Predicting Protein Structural Annotations by Deep and Shallow Learning

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Title: Predicting Protein Structural Annotations by Deep and Shallow Learning
Authors: Torrisi, Mirko
Permanent link: http://hdl.handle.net/10197/12811
Date: 2020
Online since: 2022-04-29T14:46:22Z
Abstract: This thesis discusses the prediction of Protein Structural Annotations by Deep and Shallow Learning and the fundamental position of these Annotations in Structural Bioinformatics, and Bioinformatics in general. Proteins are profoundly characterised by their structure in every aspect of their functioning and, while over the last decades there has been a close to exponential growth in the number of known protein sequences, the growth of known protein structures has been closer to linear because of the high complexity and cost of determining them. Thus, Protein Structure Predictors are among the most thoroughly assessed tools in Bioinformatics (in venues such as CASP or CAMEO) because they allow the structural study of proteins on a large scale. This thesis presents the key types of Protein Structural Annotation and various Shallow and Deep Learning methods and algorithms for predicting them. From one-dimensional Protein Annotations – i.e. Secondary Structure, Solvent Accessibility and Torsion Angles – to more complex and informative two-dimensional protein abstractions – i.e. Contact and Distance maps – both mature and currently developing methods for Protein Structure Annotations are introduced. Particular attention is given to some of the best performing and freely available Deep and Shallow Learning methods to predict Protein Structure Annotations that I contributed to develop. In particular, I carried out a very large study of Neural Network-based methods with the following settings: Shallow Learning has been employed with, or without evolutionary information, then more sophisticated approaches have been employed and refined step by step. This led to a robust state-of-the-art pipeline to predict Protein Structural Annotations by Deep Learning. Finally, I used the extensively studied problem of Secondary Structure Prediction to show how the accuracy of state-of-the-art predictors is strongly correlated to the similarity level between training and test profiles extracted from evolutionary information. Based on this study, I propose a protocol to evaluate the accuracy of a predictor at the profile similarity level instead of the standard sequence level.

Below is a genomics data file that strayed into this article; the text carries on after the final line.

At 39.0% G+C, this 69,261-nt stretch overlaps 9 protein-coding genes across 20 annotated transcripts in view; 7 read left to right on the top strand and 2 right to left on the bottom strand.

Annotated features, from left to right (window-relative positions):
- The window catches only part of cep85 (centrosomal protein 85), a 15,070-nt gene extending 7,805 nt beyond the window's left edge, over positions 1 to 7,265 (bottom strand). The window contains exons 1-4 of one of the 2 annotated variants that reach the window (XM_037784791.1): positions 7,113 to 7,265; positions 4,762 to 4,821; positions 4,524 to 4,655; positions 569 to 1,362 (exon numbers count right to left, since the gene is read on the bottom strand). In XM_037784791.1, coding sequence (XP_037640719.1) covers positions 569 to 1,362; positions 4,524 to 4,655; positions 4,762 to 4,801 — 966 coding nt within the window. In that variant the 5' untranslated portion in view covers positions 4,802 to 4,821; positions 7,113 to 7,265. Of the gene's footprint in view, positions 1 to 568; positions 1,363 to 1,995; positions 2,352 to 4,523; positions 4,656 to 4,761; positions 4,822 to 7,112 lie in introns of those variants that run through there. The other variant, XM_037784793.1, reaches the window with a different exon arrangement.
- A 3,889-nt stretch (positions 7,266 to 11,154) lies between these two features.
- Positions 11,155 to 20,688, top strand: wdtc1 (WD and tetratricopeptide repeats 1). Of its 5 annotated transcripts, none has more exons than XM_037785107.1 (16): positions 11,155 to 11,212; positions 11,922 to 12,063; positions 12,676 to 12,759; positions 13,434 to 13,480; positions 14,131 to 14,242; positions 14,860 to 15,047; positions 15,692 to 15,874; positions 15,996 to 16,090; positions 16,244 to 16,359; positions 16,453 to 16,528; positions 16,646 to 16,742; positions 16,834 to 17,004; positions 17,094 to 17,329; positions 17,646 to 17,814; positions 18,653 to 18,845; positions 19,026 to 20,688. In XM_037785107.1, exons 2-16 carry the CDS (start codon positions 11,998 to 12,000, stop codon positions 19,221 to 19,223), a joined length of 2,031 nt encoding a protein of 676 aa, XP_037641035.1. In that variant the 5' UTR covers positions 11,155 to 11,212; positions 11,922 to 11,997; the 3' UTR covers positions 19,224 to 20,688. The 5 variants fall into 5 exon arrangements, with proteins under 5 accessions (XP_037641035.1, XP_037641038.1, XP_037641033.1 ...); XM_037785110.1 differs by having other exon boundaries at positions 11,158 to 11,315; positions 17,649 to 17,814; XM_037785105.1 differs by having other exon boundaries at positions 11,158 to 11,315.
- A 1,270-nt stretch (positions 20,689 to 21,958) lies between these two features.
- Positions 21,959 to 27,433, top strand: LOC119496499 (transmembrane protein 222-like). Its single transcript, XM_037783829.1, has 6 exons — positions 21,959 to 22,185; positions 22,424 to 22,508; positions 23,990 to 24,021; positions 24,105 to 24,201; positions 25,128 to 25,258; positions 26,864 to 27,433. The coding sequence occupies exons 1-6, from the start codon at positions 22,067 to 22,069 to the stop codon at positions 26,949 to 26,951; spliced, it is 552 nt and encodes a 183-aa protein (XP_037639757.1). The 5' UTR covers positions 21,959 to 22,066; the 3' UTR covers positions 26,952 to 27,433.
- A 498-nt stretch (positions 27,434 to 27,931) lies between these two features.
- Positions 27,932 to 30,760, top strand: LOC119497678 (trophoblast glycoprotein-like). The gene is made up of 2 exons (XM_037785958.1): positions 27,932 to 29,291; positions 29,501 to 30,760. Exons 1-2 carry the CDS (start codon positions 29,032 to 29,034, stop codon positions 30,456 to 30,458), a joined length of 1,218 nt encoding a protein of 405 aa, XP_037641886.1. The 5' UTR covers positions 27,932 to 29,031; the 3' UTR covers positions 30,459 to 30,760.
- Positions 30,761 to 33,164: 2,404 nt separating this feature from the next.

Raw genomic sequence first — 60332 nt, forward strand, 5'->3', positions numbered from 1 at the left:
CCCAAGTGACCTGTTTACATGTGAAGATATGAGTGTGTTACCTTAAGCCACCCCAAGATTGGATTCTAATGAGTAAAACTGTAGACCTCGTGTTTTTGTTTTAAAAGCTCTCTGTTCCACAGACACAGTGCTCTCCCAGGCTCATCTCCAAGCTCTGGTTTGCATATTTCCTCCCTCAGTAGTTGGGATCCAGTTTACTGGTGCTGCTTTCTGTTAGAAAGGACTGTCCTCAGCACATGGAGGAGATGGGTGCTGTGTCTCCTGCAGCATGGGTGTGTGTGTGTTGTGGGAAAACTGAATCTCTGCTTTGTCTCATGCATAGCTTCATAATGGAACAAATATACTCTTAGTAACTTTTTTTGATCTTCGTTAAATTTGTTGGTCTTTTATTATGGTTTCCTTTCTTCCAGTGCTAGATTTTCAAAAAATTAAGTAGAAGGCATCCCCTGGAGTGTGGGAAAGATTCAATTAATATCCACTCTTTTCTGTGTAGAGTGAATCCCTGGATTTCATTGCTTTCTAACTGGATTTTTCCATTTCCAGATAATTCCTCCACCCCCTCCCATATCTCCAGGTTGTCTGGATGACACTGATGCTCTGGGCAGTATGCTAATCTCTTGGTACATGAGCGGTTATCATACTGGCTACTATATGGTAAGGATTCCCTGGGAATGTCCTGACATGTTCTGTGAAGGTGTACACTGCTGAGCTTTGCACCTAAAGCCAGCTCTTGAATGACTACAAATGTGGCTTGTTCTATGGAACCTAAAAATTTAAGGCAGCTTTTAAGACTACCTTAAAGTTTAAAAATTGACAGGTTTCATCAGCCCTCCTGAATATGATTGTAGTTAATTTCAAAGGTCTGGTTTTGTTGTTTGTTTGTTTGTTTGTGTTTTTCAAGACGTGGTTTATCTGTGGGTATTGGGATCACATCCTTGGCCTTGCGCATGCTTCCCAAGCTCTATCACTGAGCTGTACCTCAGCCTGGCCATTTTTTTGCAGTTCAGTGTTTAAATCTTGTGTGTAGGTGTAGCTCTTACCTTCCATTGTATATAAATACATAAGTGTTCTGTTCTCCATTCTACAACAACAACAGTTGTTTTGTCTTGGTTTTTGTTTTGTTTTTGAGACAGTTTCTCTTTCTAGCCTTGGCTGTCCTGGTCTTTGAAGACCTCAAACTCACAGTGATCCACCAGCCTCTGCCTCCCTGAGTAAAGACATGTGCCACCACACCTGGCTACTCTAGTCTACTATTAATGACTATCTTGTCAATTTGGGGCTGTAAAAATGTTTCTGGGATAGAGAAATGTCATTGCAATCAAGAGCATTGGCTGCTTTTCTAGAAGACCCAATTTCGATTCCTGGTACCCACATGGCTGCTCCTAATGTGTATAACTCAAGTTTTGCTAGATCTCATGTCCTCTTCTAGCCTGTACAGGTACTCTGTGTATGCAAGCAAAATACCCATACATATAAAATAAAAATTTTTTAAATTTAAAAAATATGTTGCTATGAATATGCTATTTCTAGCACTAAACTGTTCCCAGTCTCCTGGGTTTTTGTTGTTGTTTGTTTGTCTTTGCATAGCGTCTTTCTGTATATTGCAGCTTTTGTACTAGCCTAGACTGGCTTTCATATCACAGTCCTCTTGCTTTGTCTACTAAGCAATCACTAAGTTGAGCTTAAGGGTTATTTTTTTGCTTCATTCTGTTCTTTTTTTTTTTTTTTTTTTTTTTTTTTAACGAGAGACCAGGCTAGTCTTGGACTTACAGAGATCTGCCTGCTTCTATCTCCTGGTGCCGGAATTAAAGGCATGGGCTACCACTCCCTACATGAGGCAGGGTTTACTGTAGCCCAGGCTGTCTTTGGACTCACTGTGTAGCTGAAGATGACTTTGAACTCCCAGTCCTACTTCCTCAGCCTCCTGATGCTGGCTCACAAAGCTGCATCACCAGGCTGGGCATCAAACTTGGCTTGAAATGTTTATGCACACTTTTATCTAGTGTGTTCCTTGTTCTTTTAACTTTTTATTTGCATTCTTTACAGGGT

Type of material: Doctoral Thesis
Publisher: University College Dublin. School of Computer Science
Qualification Name: Ph.D.
Copyright (published version): 2020 the Author
Keywords: ProteinsProtein structural annotationsDeep learningMachine learning
Language: en
Status of Item: Peer reviewed
This item is made available under a Creative Commons License: https://creativecommons.org/licenses/by-nc-nd/3.0/ie/
Appears in Collections:Computer Science Theses

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